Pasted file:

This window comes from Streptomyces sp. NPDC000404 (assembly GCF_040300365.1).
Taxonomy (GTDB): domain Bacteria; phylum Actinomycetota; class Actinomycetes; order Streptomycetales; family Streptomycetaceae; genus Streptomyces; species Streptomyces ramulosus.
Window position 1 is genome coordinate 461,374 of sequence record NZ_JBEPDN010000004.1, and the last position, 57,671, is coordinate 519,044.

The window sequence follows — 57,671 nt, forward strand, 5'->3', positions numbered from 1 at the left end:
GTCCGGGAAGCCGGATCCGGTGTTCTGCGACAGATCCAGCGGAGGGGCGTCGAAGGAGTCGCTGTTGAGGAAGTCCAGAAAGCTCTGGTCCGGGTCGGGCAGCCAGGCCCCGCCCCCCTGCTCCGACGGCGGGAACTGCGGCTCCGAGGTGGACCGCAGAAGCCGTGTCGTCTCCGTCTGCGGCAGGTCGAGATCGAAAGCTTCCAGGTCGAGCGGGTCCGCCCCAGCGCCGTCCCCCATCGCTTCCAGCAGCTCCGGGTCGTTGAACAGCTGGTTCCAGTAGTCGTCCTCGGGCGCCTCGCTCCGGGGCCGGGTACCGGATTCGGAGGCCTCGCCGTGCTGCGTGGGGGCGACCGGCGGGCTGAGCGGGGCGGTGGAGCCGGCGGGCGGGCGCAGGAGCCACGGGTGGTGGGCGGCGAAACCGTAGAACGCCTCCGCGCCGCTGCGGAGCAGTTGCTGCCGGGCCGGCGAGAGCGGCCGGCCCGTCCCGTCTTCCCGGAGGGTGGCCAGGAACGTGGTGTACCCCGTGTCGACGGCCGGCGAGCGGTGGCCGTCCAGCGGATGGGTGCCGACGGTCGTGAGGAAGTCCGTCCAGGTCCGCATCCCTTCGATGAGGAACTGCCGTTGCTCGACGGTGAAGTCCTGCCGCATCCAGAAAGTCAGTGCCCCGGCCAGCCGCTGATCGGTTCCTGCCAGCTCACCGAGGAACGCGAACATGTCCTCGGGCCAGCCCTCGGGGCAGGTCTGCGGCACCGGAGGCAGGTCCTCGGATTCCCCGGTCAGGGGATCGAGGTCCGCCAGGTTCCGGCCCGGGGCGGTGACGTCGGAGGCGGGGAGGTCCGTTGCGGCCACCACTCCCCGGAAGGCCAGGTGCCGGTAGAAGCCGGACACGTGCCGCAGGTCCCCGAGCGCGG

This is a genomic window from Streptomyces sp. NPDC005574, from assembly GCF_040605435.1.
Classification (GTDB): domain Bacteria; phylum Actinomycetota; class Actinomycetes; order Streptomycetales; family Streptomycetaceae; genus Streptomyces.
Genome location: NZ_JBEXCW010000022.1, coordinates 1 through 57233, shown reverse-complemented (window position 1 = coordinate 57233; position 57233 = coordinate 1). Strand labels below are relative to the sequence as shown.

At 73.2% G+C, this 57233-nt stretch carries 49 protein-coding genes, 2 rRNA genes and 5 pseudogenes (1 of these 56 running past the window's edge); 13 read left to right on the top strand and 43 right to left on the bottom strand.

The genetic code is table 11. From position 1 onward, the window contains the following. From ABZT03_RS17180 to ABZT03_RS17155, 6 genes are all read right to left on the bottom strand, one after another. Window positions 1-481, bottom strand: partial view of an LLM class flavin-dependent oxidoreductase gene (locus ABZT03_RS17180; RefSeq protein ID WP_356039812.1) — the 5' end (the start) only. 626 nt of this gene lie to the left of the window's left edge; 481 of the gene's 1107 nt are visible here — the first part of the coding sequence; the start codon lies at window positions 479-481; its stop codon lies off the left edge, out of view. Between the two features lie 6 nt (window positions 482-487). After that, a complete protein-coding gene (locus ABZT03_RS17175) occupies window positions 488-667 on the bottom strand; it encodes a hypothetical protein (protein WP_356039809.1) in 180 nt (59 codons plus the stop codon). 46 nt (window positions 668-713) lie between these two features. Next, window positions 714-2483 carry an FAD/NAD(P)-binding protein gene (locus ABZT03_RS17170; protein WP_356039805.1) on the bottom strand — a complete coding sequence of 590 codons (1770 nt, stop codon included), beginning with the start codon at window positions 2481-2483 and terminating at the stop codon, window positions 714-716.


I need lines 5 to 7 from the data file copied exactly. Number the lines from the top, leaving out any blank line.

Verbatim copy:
GTCCGGGAAGCCGGATCCGGTGTTCTGCGACAGATCCAGCGGAGGGGCGTCGAAGGAGTCGCTGTTGAGGAAGTCCAGAAAGCTCTGGTCCGGGTCGGGCAGCCAGGCCCCGCCCCCCTGCTCCGACGGCGGGAACTGCGGCTCCGAGGTGGACCGCAGAAGCCGTGTCGTCTCCGTCTGCGGCAGGTCGAGATCGAAAGCTTCCAGGTCGAGCGGGTCCGCCCCAGCGCCGTCCCCCATCGCTTCCAGCAGCTCCGGGTCGTTGAACAGCTGGTTCCAGTAGTCGTCCTCGGGCGCCTCGCTCCGGGGCCGGGTACCGGATTCGGAGGCCTCGCCGTGCTGCGTGGGGGCGACCGGCGGGCTGAGCGGGGCGGTGGAGCCGGCGGGCGGGCGCAGGAGCCACGGGTGGTGGGCGGCGAAACCGTAGAACGCCTCCGCGCCGCTGCGGAGCAGTTGCTGCCGGGCCGGCGAGAGCGGCCGGCCCGTCCCGTCTTCCCGGAGGGTGGCCAGGAACGTGGTGTACCCCGTGTCGACGGCCGGCGAGCGGTGGCCGTCCAGCGGATGGGTGCCGACGGTCGTGAGGAAGTCCGTCCAGGTCCGCATCCCTTCGATGAGGAACTGCCGTTGCTCGACGGTGAAGTCCTGCCGCATCCAGAAAGTCAGTGCCCCGGCCAGCCGCTGATCGGTTCCTGCCAGCTCACCGAGGAACGCGAACATGTCCTCGGGCCAGCCCTCGGGGCAGGTCTGCGGCACCGGAGGCAGGTCCTCGGATTCCCCGGTCAGGGGATCGAGGTCCGCCAGGTTCCGGCCCGGGGCGGTGACGTCGGAGGCGGGGAGGTCCGTTGCGGCCACCACTCCCCGGAAGGCCAGGTGCCGGTAGAAGCCGGACACGTGCCGCAGGTCCCCGAGCGCGG

This is a genomic window from Streptomyces sp. NPDC005574, from assembly GCF_040605435.1.
Classification (GTDB): domain Bacteria; phylum Actinomycetota; class Actinomycetes; order Streptomycetales; family Streptomycetaceae; genus Streptomyces.